I personally found this exercise useful because I realised that some of the commentary I had been reading was quoting him out of context or otherwise reading into his essay ideas that I am not sure he would have endorsed. I will leave my comment on the merits of his doctrine to another post.
Friedman’s doctrine of the limits of corporate social responsibility
Friedman’s famous (or infamous) conclusion is that in a “free” society…
“there is one and only one social responsibility of business—to use its resources and engage in activities designed to increase its profits so long as it stays within the rules of the game, which is to say, engages in open and free competition without deception fraud.”
My more detailed notes on what Friedman wrote can be found here. That note includes lengthy extracts from the essay so that you can fact check my paraphrasing of what he said. My summary of his argument as I understand it runs as follows:
Friedman first seeks to establish that any meaningful discussion of social responsibility has to focus on the people who own or manage the business, not “the business” itself.
If we focus on the corporate executives who manage the business as agents of the shareholders, Friedman argues that these executive should only use the resources of a company to pursue the objectives set by their “employer” (i.e. the shareholders).
What do the shareholders want the business to do?
Friedman acknowledges that some may have different objectives but he assumes that profit maximisation constrained by the laws and ethical customs of the society in which they operate will be goal of most shareholders
The key point however is that corporate executives have no authority or right to pursue any objectives other than those defined by their employer (the shareholders) or which otherwise serve the interests of those people.
Friedman also argues that the expansion of social responsibilities introduces conflicts of interest into the management of the business without offering any guide or proper process for resolving them. Having multiple (possibly ill defined and conflicting) objectives is, Friedman argues, a recipe for giving executives an excuse to underperform.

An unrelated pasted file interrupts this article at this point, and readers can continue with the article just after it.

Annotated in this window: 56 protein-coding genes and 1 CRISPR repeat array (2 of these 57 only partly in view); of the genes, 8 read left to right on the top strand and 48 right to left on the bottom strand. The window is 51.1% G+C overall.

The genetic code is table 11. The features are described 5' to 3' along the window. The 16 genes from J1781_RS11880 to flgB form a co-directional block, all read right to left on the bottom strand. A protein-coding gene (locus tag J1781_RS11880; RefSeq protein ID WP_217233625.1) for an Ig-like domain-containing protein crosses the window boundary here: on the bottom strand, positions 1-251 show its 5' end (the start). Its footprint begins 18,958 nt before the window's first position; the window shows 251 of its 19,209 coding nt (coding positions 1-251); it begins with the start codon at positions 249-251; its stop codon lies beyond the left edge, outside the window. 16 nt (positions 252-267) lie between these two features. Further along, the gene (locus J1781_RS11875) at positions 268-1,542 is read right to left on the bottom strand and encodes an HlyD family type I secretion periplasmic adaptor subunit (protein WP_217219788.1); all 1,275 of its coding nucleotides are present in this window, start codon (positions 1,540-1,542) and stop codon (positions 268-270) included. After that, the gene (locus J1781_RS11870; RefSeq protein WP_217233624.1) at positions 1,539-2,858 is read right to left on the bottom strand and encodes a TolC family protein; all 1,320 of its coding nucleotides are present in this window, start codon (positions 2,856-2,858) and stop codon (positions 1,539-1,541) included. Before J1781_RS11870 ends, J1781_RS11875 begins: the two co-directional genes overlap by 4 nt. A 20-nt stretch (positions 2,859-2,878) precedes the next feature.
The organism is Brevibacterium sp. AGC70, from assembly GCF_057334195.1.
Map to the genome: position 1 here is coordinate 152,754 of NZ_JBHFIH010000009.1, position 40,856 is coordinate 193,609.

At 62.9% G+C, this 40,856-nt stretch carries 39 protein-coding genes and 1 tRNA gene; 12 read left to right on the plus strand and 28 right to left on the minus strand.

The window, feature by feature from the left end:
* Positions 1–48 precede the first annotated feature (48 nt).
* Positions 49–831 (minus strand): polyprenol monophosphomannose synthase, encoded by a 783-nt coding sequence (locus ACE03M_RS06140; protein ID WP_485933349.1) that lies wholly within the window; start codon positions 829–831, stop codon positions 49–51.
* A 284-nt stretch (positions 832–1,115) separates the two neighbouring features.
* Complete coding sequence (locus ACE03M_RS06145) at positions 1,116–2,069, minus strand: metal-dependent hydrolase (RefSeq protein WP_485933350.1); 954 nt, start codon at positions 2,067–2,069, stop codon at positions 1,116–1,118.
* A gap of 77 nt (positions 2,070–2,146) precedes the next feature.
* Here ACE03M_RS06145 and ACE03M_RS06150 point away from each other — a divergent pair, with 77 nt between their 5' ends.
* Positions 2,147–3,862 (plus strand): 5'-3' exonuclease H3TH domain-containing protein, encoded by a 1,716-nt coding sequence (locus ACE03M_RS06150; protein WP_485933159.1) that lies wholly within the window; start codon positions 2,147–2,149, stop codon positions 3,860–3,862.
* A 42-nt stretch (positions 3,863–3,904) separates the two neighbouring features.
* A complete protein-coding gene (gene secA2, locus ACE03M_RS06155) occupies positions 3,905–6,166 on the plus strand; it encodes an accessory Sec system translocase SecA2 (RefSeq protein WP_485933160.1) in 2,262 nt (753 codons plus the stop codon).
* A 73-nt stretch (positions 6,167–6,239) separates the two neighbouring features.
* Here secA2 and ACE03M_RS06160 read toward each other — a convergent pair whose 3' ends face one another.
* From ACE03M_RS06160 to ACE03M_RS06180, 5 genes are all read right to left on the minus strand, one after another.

Friedman acknowledges that corporate executives have the right to pursue whatever social responsibilities they choose in their private lives but, as corporate executives, their personal objectives must be subordinated to the responsibility to achieve the objectives of the shareholders, their ultimate employers.
It is important to understand how Friedman defined the idea of a corporate executive having a “social responsibility”. He argues that the concept is only meaningful if it creates a responsibility that is not consistent with the interests of their employer.
Friedman might be sceptical on the extent to which it is true, but my read of his essay is that he is not disputing the rights of a business to contribute to social and environmental goals that management believe are congruent with the long term profitability of the business.
Friedman argues that the use of company resources to pursue a social responsibility raises problematic political questions on two levels: principle and consequences.
On the level of POLITICAL PRINCIPLE, Friedman uses the rhetorical device of treating the exercise of social responsibility by a corporate executive as equivalent to the imposition of a tax
But it is intolerable for Friedman that this political power can be exercised by a corporate executive without the checks and balances that apply to government and government officials dealing with these fundamentally political choices.
On the grounds of CONSEQUENCES, Friedman questions whether the corporate executives have the knowledge and expertise to discharge the “social responsibilities” they have assumed on behalf of society. Poor consequences are acceptable if the executive is spending their own time and money but unacceptable as a point of principle when using someone else’s time and money.